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|Oliver Twist (2005)
by Doug Bentin
. . . – Workhouse-clearing Men,
Who, undisturbed by Feelings just or kind,
Would Parish-Boys to needy Tradesmen bind:
They in their want a trifling Sum would take,
And toiling Slaves of piteous Orphans make.
George Crabbe, “The Poor of the Borough, Letter XXII”What director Roman Polanski does better in this new reading of “Oliver Twist” than I remember ever seeing in any of its other screen adaptations is point up the ambiguities in the story. The poor and wretched are to be pitied and helped whenever possible, but they’re also to be feared and avoided. London is the glorious city where fortunes can be made, but it’s also the last stop on the downward journey to oblivion.
"A true Victorian horror story from Roman Polanski"
Thieves speak in mock elegance about friendship and trust, but turn on each other like cornered vermin when life or stolen goods are at risk. There is no redemption for the wicked. We never discover what the fate of the Artful Dodger is, but seeing him turn into another Fagin wouldn’t surprise us in the least.
Set during the time of its original serial publication—the 1830s—this is Charles Dickens’ famous tale of an orphan boy left to rot in a rural workhouse. When apprenticed to an undertaker, the lad runs away to London. There he meets a dexterous youth called The Artful Dodger (Harry Eden) who takes Oliver to meet Fagin (Ben Kingsley), a notorious fence and exploiter of children. Fagin and his truly lost boys intend to teach Oliver the art of picking pockets when human decency and the law—not by any means the same things in Dickens’ world—interfere.
Fagin and Bill Sykes (Jamie Foreman) are among Dickens’ most famous villains, although Fagin has been softened into a lovable old rogue in some versions of the story, most notably Lionel Bart’s justly popular musical “Oliver!”. Sykes, a vicious thug who shows us what Fagin’s influence could have on a boy growing up to an adulthood of crime, is always performed with some degree of bestiality. Here, Foreman plays him as a force of pure, stupid brutality. There isn’t a hint of the charm that is sometimes found in underworld rascals. As John O’Hara, in many ways an American Dickens of his time, once noted in a short story, the words “rogue” and “rascal” suggest a certain twinkle-in-the-eye attraction to people who have never had any dealings with rogues and rascals. You can believe that what is said of Oliver has also been said of Sykes, that “he is born to hang.”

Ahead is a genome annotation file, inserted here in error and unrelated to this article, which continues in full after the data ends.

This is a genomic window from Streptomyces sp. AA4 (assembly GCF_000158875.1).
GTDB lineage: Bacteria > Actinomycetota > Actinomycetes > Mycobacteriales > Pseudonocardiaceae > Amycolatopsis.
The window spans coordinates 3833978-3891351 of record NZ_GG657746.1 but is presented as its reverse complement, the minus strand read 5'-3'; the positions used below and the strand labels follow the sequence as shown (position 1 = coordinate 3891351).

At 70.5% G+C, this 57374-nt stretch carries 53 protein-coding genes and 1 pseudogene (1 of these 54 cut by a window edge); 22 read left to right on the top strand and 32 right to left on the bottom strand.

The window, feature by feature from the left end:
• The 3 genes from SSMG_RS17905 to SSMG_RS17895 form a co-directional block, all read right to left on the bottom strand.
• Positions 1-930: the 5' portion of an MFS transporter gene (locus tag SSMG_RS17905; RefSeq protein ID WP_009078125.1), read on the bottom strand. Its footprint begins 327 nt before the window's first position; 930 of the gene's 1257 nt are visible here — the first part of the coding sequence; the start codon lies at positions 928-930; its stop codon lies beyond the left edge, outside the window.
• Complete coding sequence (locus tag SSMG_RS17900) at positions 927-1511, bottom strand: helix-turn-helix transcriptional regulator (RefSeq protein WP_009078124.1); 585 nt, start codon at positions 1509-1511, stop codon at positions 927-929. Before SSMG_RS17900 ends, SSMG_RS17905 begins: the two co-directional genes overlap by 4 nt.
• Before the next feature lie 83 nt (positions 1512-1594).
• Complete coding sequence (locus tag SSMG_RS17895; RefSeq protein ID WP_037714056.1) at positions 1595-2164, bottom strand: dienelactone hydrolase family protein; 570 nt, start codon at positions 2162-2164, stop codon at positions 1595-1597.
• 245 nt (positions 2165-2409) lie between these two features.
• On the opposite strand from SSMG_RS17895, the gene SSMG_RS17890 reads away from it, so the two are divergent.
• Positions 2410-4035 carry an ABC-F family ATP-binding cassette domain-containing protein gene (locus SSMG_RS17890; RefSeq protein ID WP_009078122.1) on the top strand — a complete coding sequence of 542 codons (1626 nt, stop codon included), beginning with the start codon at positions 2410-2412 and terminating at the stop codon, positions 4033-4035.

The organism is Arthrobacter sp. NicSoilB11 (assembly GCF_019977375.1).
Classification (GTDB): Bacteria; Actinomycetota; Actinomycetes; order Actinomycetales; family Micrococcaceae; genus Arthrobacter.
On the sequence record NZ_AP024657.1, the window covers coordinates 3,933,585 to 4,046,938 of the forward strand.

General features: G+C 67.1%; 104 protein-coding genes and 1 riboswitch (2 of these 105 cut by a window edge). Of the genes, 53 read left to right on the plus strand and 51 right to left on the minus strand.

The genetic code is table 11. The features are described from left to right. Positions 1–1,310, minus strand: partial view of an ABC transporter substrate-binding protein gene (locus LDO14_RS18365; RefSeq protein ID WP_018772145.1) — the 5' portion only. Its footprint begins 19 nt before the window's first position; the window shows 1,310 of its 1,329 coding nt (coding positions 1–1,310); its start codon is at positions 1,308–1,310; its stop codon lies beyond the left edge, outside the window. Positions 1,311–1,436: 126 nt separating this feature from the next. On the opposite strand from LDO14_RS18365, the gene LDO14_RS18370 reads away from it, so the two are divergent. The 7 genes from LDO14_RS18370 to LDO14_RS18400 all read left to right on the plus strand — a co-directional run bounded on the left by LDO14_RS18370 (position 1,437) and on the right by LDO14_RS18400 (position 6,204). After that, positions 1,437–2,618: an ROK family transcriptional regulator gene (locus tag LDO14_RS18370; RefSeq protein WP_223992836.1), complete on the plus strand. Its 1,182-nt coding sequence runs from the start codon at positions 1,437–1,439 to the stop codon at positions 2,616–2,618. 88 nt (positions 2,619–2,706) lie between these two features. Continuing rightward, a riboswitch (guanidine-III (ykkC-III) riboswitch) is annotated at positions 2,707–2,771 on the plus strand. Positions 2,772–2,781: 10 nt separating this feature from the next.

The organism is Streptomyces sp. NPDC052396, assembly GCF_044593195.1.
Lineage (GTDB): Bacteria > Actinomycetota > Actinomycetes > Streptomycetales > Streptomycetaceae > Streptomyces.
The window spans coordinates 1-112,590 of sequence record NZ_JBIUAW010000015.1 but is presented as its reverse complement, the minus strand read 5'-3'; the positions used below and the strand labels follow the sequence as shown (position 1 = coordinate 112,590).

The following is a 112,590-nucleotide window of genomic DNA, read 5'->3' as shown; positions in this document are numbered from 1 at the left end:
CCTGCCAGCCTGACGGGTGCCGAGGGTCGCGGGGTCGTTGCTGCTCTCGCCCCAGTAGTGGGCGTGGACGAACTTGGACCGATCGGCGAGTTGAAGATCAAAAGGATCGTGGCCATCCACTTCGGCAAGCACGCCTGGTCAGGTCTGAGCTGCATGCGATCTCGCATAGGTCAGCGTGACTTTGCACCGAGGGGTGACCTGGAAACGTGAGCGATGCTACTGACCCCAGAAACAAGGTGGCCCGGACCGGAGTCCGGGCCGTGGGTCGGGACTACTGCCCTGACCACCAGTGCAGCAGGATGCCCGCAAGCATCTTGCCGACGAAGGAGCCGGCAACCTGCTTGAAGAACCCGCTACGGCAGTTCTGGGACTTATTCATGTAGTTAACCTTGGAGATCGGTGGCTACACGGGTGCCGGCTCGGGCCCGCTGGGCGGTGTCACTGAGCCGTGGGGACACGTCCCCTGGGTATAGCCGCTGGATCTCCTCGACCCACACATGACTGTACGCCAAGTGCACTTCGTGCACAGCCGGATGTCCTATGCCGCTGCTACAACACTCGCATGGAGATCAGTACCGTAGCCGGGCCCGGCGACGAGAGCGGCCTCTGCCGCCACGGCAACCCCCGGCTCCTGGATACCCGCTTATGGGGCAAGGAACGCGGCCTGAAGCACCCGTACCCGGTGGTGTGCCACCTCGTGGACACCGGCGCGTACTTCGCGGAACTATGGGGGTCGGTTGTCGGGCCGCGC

But Kingsley’s Fagin is the film’s centerpiece. It’s a brilliant performance, both physically and intellectually. Polanski and screenwriter Ronald Harwood have elected to retain the novel’s last glimpse of Fagin, in prison and raving, and this gives Kingsley reason to show us hints of Fagin’s mounting madness all along. We see that Fagin suffers from the same mental ills so many contemporary people adrift on the streets of urban centers do now, but like the canniest psychopaths he is able, almost always, to disguise his symptoms.
Dickens leaves Fagin in prison begging Oliver to help him escape. As he is led to the gallows, the jailors “ . . laid hands upon him, and disengaging Oliver from his grasp, held him back. He struggled with the power of desperation, for an instant; and then sent up cry upon cry that penetrated even those massive walls, and rang in their ears until they reached the open yard.”
This kind of scene, of course, gives Kingsley more than enough reason to make us both pity the man’s situation and rejoice at the release of Oliver from his clutches. Most films dealing with modern tales of villainy dispatch their bad guys in the end, but leave it to Dickens to make us feel that the universe has somehow, at least temporarily, been righted. We got the same satisfaction from Uncle Ralph’s suicide in “Nicholas Nickleby.”
Barney Clark is fine in the title role, although anyone playing Oliver is doomed by the strength of the villains to appear bloodless. Leanne Rowe is a believable Nancy, pretty enough to attract Sykes’ attention but not pretty enough to be taken away from him by someone even less ruthless. Edward Hardwicke is Mr. Brownlow, Oliver’s upper middle class rescuer, and is suitably noble.This new “Oliver Twist” makes a very good starting point for a discussion with your older pre-teens about the ambiguities in human nature and society. It’s also an example of how to adapt a classic novel into a thoughtful motion picture.
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originally posted: 10/21/05 17:01:56
|OFFICIAL SELECTION: 2005 Toronto Film Festival For more in the 2005 Toronto Film Festival series, click here.